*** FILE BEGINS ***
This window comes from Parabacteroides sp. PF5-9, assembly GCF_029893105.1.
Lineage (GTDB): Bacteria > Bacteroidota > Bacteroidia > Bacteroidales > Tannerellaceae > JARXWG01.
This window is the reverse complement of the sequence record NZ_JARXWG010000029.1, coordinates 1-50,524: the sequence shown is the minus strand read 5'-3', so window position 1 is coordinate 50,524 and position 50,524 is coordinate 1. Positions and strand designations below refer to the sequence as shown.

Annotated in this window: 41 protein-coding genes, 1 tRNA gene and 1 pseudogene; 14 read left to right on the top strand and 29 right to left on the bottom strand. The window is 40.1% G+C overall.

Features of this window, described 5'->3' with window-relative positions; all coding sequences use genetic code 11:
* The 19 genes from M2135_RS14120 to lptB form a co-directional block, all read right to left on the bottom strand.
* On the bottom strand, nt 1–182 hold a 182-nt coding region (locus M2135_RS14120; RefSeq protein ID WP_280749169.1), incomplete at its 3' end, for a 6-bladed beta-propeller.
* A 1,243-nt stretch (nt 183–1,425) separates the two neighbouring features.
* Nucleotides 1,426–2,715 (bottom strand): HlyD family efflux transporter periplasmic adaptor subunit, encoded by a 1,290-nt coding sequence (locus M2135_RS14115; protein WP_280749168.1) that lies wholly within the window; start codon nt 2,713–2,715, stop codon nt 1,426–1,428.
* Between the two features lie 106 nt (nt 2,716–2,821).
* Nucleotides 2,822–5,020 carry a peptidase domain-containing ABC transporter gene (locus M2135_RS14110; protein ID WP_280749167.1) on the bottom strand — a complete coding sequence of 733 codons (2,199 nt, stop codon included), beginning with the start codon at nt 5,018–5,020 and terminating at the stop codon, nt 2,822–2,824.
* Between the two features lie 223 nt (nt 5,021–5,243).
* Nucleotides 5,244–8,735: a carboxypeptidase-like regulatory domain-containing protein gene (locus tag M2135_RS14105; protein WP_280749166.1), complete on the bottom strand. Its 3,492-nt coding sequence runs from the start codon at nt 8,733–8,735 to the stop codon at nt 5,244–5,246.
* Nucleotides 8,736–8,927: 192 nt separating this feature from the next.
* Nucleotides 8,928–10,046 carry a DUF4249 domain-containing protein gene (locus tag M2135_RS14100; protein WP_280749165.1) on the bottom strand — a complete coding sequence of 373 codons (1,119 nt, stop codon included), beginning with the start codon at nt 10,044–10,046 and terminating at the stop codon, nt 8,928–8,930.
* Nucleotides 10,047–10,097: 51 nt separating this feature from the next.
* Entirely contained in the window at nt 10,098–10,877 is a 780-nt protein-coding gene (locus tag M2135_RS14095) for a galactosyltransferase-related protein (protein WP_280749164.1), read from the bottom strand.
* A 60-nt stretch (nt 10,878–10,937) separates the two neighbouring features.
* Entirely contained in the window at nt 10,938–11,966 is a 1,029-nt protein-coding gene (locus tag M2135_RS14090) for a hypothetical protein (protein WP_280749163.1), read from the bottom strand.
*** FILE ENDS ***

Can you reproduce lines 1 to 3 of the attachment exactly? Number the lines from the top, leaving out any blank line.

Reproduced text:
This window comes from Parabacteroides sp. PF5-9, assembly GCF_029893105.1.
Lineage (GTDB): Bacteria > Bacteroidota > Bacteroidia > Bacteroidales > Tannerellaceae > JARXWG01.
This window is the reverse complement of the sequence record NZ_JARXWG010000029.1, coordinates 1-50,524: the sequence shown is the minus strand read 5'-3', so window position 1 is coordinate 50,524 and position 50,524 is coordinate 1. Positions and strand designations below refer to the sequence as shown.